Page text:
The bankruptcy court considered two primary issues during the 19-day confirmation hearing: (1) whether defaults existed that precluded reinstatement of the senior secured debt and (2) whether the Charter/Paul Allen settlement should be approved. Charter argued that reinstatement would leave the senior lenders unimpaired. JPMorgan, as senior agent, objected, relying on three non-monetary defaults that it argued precluded reinstatement: (1) certain holding companies were unable to pay their debts as they became due at the time when funds were borrowed under the senior lenders’ credit agreement (an event of default, if true), (2) an acceleration of the debt of holding companies due to the bankruptcy filing caused a cross-acceleration default, and (3) the consummation of the plan would cause a change of control to occur. Notably, JPMorgan admitted its goal was to obtain an increased interest rate and acknowledged that the senior secured lenders were being paid everything they were owed under the facility, including postpetition default interest.

The alleged change-of-control default was the most challenging for Charter. Under the senior credit agreement, the Paul Allen group was required to retain the power to vote at least 35% of the ordinary voting power for Charter’s management. The senior lenders argued that reinstatement violated the “change in control” provision because: (1) the credit agreement required Paul Allen to retain an ongoing economic interest in addition to the 35% voting interest, and (2) four of Charter’s junior bondholders would hold more than 35% of the voting power, which they contended was a “group” under the federal securities laws.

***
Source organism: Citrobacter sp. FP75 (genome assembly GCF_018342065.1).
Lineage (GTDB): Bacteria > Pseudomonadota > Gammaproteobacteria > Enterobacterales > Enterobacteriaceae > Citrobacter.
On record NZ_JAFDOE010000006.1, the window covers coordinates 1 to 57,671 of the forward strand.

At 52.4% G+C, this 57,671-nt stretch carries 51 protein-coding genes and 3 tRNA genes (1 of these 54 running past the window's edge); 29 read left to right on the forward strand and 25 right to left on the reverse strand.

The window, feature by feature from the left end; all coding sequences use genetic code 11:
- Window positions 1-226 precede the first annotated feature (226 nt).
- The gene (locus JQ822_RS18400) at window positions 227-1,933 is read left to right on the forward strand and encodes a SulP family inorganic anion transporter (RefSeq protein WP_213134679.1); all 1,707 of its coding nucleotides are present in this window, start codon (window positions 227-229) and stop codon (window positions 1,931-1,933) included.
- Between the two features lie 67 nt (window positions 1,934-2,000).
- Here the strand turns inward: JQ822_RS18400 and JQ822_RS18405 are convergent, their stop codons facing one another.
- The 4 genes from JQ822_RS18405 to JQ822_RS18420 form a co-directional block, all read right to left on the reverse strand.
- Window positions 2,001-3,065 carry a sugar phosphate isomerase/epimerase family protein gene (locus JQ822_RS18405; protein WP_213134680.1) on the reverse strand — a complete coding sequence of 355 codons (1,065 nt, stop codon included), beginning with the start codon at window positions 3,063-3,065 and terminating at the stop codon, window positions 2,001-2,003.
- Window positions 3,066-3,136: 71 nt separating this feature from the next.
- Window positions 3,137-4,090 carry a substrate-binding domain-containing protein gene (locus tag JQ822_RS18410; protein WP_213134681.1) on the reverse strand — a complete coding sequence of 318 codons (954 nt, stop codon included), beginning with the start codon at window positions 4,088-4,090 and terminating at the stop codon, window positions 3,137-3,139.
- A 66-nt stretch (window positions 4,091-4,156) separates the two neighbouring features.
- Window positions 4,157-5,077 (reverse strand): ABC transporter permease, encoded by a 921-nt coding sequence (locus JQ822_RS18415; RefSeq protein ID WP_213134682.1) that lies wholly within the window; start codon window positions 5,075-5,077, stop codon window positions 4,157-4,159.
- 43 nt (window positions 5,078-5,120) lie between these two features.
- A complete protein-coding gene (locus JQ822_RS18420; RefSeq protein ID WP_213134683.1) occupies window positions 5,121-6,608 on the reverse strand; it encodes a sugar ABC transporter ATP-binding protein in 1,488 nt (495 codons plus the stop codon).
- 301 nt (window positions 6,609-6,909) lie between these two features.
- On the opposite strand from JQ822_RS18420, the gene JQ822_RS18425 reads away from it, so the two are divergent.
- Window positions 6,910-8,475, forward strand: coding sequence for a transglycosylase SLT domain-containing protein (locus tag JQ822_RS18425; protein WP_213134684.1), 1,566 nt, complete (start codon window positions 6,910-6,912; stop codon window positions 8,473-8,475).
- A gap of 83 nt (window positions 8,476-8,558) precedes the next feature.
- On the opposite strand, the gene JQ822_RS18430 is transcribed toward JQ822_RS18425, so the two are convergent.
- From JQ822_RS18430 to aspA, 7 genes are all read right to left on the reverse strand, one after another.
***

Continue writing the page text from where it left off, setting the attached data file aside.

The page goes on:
The Paul Allen/Charter settlement was the cornerstone of the plan and the means by which Charter avoided a change of control. Judge Peck determined that the settlement should be approved because (1) it established the grounds for reinstatement of $11.4 billion of debt at favorable interest rates, saving Charter hundreds of millions in interest expense, (2) Allen waived certain prepetition exchange rights, and his continuing 35% voting interest (stripped of economic rights) in Charter resulted in Charter preserving $2.85 billion of net operating losses, and (3) it provided for a $1.6 billion rights offering and the purchase of Allen’s preferred units.

Judge Peck overruled the senior lenders’ objections and confirmed the cram-up plan. He found that the senior lenders were being paid in full, together with default-rate interest. The court analyzed the credit agreement and concluded that the change-of-control covenant did not require that Allen also have an ongoing economic interest. The court also found that a prohibition in the credit agreement on the acquisition of a voting interest exceeding Paul Allen’s by any “group” did not apply to the bondholders because there was no proof they constituted a “group” under the federal securities laws. The court concluded that the term “group” had a different meaning under federal securities laws than under the credit agreement. Charter Communications was, at the time, one of the largest and most complex prearranged bankruptcies ever attempted, and it remains a playbook for how to achieve reinstatement.